DEBORAH A. LYONS, Plaintiff,
MICHAEL & ASSOCIATES, et al., Defendant.
ORDER GRANTING MOTION TO DISMISS
LARRY ALAN BURNS, District Judge.
Plaintiff Deborah Lyons filed this action, seeking relief pursuant to the Fair Debt Collection Practices Act (FDCPA). Her claim arises out of a lawsuit filed in Monterey County, California, in an effort to collect a debt that had been transferred to Defendant Michael & Associates. Because Michael filed suit in a county where she didn't sign the contract sued on, and outside of the judicial district where she resided, Michael violated 15 U.S.C. §§ 1691i and is liable to her.
Michael moved to dismiss for improper venue, because the FDCPA does not apply to the type of debt referenced in the complaint, and because it is time-barred. The Court addresses the threshold issue of venue first. See Sinochem Int'l Co. Ltd. v. Malaysia Int'l Shipping Corp., 549 U.S. 422, 431 (2007). Plaintiff bears the burden of showing that venue is proper. See Piedmont Label Co. v. Sun Garden Packing Co., 598 F.2d 491, 496 (9th Cir. 1979).
Defendants allegedly filed suit in Monterey County. One of them, Lina Michael, resides in Ventura County. The residence of the other, Michael & Associates, P.C., is completely unclear. Michael & Associates' residency is determined under 28 U.S.C. § 1391(c)(2) and (d). Under those provisions, Michael & Associates is deemed to reside in any district where it would be subject to this Court's jurisdiction.
Michael & Associates says its principal place of business is in Thousand Oaks, which is in the Central District of California. But Michael & Associates says nothing about whether it does business elsewhere.
Lyons points out that, because she lives in this District, the harm would be felt here, so venue is proper here. The pleadings imply, but don't specifically allege, that Lyons was served in this District. It is also a strong possibility that any judgment against Lyons in the Monterey County lawsuit would be enforced against her in this District out of assets also located in this District. But most important is the fact that Lyons resides in this District and must defend the lawsuit from here. This is enough to establish, at this stage, that a substantial part of the events giving rise to Lyons' claim occurred. See § 1391(b)(2). It therefore doesn't matter where Michael & Associates or Lina Michael reside.
Other courts have relied on the same analysis in FDCPA cases to find that venue is proper in the district where the plaintiff resided, and where offending communications (collection letters, phone calls, etc.) were presumably received. See Partee v. United Recovery Group, 2010 WL 1816705 at *2 (C.D.Cal., May 3, 2010) (citating, inter alia, Maloon v. Schwartz, Zweban & Slingbaum, LLP, 399 F.Supp.2d 1108, 1114 (D.Haw. 2005)) (deeming phone calls received in district where plaintiff in FDCPA case resided, even though she failed to allege that fact formally).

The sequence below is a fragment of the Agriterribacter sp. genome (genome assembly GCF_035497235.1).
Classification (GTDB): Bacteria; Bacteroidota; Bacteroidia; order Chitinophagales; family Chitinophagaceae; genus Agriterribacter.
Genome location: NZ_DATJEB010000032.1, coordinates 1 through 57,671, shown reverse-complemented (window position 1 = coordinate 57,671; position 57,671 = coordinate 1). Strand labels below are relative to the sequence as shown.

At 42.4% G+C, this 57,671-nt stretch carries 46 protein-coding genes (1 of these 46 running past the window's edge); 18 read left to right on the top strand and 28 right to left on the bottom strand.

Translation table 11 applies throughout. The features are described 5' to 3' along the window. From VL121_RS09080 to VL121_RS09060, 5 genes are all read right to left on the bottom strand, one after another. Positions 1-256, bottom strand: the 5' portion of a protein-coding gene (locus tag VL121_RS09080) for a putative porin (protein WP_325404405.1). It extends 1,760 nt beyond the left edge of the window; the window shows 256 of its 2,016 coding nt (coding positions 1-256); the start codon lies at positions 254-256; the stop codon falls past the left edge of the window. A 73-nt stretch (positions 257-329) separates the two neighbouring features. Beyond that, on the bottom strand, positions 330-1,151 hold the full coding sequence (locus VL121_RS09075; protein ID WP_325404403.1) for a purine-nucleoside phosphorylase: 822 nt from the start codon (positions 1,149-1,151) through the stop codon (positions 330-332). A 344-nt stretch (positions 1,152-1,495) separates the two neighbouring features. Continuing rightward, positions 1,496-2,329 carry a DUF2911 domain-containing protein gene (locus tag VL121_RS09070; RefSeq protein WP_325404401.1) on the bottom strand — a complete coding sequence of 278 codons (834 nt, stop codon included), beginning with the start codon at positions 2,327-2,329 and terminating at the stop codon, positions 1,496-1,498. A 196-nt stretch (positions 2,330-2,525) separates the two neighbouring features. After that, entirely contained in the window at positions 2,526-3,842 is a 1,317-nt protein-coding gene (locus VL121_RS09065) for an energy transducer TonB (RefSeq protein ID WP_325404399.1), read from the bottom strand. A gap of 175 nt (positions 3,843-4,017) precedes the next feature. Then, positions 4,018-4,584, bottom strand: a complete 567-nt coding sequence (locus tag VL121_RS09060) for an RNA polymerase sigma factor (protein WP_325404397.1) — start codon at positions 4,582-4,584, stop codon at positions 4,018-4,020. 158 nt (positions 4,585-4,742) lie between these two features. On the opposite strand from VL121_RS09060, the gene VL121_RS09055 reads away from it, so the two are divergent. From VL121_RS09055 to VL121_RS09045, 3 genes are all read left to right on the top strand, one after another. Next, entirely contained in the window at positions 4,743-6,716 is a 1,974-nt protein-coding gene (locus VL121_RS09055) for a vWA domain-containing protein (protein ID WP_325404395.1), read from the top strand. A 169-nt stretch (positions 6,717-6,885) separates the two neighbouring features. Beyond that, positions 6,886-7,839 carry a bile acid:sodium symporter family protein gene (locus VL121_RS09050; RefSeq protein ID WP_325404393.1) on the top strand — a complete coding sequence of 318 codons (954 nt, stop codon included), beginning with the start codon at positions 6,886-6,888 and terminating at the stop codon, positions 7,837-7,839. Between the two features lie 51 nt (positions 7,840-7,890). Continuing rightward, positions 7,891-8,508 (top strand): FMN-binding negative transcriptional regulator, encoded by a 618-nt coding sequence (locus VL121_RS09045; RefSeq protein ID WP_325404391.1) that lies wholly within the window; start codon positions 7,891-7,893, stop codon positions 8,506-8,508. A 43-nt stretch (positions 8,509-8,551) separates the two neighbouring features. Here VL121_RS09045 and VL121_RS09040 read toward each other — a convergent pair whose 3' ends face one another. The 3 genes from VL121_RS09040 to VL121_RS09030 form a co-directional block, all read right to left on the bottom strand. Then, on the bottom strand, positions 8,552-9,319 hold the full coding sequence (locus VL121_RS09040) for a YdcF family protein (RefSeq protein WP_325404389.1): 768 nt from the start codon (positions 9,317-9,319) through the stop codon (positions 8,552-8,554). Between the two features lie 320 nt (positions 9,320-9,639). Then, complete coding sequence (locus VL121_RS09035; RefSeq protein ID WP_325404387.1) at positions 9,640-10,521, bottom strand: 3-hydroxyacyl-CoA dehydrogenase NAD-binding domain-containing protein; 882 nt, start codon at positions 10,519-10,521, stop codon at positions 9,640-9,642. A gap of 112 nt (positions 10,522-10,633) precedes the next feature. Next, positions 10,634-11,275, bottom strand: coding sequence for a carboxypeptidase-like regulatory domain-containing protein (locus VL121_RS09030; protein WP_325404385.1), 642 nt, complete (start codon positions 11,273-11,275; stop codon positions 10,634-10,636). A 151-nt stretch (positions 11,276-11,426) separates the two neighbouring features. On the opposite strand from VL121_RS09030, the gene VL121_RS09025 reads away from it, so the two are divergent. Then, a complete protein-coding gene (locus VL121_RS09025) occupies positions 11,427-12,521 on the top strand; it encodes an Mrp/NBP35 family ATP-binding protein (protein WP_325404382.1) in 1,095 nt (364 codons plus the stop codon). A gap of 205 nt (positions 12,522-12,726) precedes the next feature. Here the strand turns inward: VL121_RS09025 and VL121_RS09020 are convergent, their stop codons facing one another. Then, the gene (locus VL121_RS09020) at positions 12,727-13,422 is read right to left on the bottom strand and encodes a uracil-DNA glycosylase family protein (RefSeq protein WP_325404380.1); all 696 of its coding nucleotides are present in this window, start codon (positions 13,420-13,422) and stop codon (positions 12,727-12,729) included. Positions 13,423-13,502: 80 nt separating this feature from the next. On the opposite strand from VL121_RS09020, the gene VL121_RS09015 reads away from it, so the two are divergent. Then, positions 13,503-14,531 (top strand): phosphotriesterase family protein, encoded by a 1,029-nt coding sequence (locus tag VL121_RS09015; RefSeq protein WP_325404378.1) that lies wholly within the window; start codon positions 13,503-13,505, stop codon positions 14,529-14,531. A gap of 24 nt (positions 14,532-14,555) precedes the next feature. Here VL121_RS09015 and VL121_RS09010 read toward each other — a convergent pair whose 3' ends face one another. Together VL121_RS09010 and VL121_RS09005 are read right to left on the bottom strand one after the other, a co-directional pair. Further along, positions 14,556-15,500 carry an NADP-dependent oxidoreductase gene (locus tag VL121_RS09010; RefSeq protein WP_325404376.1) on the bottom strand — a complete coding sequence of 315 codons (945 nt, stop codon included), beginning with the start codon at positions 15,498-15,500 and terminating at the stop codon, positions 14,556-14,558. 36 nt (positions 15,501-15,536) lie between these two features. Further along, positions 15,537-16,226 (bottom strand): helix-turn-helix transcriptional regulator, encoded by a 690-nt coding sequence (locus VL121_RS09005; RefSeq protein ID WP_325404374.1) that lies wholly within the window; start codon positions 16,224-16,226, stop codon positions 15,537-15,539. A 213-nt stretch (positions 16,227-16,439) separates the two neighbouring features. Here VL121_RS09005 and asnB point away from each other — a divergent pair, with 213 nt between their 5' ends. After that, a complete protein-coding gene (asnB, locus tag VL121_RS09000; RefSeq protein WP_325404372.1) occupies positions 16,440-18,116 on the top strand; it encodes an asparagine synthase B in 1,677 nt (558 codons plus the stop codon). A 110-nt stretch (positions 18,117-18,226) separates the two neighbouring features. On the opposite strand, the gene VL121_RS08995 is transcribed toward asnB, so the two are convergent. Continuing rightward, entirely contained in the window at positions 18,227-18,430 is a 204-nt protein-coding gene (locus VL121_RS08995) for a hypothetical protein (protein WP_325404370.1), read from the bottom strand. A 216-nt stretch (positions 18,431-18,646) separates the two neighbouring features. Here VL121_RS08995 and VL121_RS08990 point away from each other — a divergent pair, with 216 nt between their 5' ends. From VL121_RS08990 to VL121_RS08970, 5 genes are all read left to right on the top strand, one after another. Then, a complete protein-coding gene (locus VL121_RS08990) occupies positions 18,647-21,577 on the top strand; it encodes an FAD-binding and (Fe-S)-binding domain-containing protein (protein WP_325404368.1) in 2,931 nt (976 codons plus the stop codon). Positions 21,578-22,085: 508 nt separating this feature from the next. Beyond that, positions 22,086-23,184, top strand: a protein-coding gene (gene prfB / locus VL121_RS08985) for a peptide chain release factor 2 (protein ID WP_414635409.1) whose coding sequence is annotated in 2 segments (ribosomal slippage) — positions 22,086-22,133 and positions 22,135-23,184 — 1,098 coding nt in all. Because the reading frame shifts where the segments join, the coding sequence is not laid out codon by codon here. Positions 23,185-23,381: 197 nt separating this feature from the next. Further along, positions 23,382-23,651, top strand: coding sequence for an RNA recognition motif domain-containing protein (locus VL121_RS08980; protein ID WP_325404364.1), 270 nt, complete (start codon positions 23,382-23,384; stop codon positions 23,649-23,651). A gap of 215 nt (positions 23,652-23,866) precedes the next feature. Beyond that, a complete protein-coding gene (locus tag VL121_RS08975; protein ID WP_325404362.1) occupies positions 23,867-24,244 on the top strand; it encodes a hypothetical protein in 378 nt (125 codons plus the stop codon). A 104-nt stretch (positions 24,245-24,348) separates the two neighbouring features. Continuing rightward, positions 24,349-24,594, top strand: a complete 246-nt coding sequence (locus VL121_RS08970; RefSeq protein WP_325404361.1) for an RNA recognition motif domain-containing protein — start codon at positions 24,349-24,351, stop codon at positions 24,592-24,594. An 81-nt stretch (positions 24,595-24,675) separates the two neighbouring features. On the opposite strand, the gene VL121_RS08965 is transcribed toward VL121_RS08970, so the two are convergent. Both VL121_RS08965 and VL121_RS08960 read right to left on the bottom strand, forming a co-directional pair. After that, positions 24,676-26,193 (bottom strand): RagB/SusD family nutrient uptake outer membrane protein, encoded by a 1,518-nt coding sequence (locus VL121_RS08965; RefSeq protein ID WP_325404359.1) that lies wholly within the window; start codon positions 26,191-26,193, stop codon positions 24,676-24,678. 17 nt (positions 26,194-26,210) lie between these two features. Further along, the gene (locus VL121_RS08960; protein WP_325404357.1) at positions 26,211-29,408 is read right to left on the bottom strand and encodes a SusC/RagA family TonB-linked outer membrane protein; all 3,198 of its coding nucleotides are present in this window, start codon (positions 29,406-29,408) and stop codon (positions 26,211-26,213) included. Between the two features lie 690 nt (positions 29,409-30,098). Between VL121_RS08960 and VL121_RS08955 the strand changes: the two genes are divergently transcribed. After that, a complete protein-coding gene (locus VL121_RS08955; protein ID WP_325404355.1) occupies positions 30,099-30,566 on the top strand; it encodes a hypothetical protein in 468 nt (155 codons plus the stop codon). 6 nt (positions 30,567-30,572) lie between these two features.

The Court therefore determines that venue is proper in this District.
Statute of Limitations
A FDCPA claim must be brought "within one year from the date on which the violation occurs." 15 U.S.C. § 1692k(d). The parties agree Lyons filed this suit within a year of being served with process, but more than a year after the suit was filed. The bone of contention is which is the relevant date.
Several years ago, it would have been assumed that this would be governed by Naas v. Stolman, 130 F.3d 892 (9th Cir. 1997), which held that the one-year statute of limitations for FDCPA claims began to run on the date an offending lawsuit was filed. See Ruth v. Unifund CCR Partners, 604 F.3d 908, 914 (6th Cir. 2010) (citing Naas as holding that one-year clock begins to run on filing of the complaint). But in 2009, the Ninth Circuit, without citing Naas, held that the relevant date in FDCPA actions is the date the plaintiff discovered or could have discovered her cause of action. See Mangum v. Action Collection Serv., Inc., 575 F.3d 935, 940 (9th Cir. 2009). Lyons argues this is the date she was served with process.
Since then, courts have struggled to reconcile these two holdings. Cappos v. Suppa, Trucchi & Henin, LLP, 2012 WL 6057995, at *3 (S.D.Cal., Dec. 6, 2012) (Lorenz, J.) held that Magnum pointed out the general rule, but Naas applied specifically where the offending action was the filing of a lawsuit. See id. at *3 ("The limitations period began... when [the defendant] commenced the state-court action.") Defendants claim that this Court is bound by Cappos, but that is wrong. U.S. District Judges are not bound by the holdings of other District Judges, or even by their own holdings in other cases. See F.C. Bloxom Co. v. Fireman's FundIns. Co., 2012 WL 1631967 at*2 (W.D. Wash., May 9, 2012) (citing authority). Nevertheless, Cappos is persuasive precedent.
Another approach is represented by Huy Thanh Vo. v. Nelson & Kennard, ___ F.Supp.2d ___, 2013 WL 1091207, slip op. at *3-4 (E.D.Cal., Mar. 15, 2013). That opinion held that Naas applies to cases where the plaintiff in the FDCPA action was properly named and served. In those cases, the one-year limitations period begins to run from the date the violation occurred, i.e., the date the offending lawsuit was filed. But where the FDCPA plaintiff wasn't properly named and served, the court reasoned, Mangum 's discovery rule applies. For example, in Greco-Rambo v. Prof'l Collection Consultants, 2011 WL 3759676, (S.D.Cal., Aug. 25, 2011) (Sammartino, J.), the FDCPA plaintiff apparently never learned ...